Subjects, Scope, Sequence
One of the first questions an editor will ask when an author suggests a nonfiction subject for younger readers is "when do they teach that subject in schools?" Of course the idea is that if you write a trade book on a topic that comes in a particular grade level, you should aim your book for those readers. If kids study local history in younger grades, it does not make sense to aim your state history at YA. If teachers only rarely get to modern history, and, if so, only late in high school, it makes sense to pitch your book on Vietnam or the Persian Gulf War at older readers. That is the simple part. But what if your subject is, horror of horrors, not on the scope and sequence?
This is not a total veto — as Jim Murphy’s American Plague www.jimmurphybooks.com/americanplague.htm clearly shows. But it is an obstruction, a roadblock. But the more I look at those state standards, the more doubtful I am. On the one hand, very often the areas to be considred are so broad that a creative teacher can use just about anything and still match the standards. On the other, the very point of a trade book — a new take in which an author gets you to see the past, and thus the present, in a new way — is to change minds. Why couldn’t it be that a great book causes the committees that create those standards to add new topics?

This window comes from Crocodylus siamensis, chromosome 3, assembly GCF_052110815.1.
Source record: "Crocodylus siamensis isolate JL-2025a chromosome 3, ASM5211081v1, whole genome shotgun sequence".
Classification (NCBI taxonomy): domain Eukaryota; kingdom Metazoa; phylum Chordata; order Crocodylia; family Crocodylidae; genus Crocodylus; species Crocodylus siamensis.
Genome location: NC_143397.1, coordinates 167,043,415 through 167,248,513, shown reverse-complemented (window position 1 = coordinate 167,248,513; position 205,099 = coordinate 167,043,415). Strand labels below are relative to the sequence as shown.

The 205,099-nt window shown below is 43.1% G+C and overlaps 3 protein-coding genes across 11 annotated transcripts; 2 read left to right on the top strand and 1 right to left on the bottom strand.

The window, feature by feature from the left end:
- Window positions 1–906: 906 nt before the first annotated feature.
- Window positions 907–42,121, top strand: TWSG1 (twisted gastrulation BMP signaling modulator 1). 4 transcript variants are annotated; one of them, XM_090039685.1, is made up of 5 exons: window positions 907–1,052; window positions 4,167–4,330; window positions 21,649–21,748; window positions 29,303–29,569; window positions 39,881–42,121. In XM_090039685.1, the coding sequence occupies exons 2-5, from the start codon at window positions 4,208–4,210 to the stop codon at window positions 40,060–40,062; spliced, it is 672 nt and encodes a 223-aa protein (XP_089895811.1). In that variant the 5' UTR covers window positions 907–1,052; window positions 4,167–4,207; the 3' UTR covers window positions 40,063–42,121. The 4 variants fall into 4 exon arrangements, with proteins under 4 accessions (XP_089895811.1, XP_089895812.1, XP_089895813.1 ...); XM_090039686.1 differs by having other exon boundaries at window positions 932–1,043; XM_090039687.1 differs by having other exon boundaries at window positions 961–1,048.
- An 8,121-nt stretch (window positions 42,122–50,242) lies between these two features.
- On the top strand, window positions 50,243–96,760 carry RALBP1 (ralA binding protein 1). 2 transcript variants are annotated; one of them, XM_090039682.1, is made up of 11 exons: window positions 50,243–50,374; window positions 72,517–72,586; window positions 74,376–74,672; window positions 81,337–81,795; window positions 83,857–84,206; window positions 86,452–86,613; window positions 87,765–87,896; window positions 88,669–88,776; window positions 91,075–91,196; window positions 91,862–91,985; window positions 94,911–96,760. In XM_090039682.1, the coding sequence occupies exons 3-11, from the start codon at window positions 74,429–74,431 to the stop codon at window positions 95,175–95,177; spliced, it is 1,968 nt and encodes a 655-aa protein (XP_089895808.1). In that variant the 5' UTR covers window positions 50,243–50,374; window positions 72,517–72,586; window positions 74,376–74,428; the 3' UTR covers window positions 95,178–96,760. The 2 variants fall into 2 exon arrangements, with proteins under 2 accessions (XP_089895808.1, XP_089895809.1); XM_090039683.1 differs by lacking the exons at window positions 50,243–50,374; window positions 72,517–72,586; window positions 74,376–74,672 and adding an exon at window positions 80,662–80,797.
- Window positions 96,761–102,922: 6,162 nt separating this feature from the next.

You might think that it would take an adult book, or even an academic monograph, to cause standards to change. But why should that be? If a book aimed at readers of a certain age also brings new ways of thinking that would seem the ideal candidate for inclusion in a curriculum. No translation is required, the book (or books) is already aimed at the readers it needs to reach.
I don’t fault publishers for asking a reasonable question (I have often posed it myself when wearing my editor’s hat). But I think it is really a secondary question — the first one should be, is this a great book that may get teachers, students, to see the past in new ways. The second is — if not, does it at least match how they think now.